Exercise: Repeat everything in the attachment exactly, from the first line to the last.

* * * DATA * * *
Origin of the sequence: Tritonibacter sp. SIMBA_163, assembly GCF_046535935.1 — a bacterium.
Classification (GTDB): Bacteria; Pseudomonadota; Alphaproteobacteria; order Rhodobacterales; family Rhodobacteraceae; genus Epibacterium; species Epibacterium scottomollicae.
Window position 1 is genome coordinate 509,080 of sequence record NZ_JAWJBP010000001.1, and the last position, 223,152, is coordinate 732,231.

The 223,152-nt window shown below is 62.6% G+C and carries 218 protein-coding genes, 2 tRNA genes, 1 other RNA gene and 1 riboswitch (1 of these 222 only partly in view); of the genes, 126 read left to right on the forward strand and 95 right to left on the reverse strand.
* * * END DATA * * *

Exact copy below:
Origin of the sequence: Tritonibacter sp. SIMBA_163, assembly GCF_046535935.1 — a bacterium.
Classification (GTDB): Bacteria; Pseudomonadota; Alphaproteobacteria; order Rhodobacterales; family Rhodobacteraceae; genus Epibacterium; species Epibacterium scottomollicae.
Window position 1 is genome coordinate 509,080 of sequence record NZ_JAWJBP010000001.1, and the last position, 223,152, is coordinate 732,231.

The 223,152-nt window shown below is 62.6% G+C and carries 218 protein-coding genes, 2 tRNA genes, 1 other RNA gene and 1 riboswitch (1 of these 222 only partly in view); of the genes, 126 read left to right on the forward strand and 95 right to left on the reverse strand.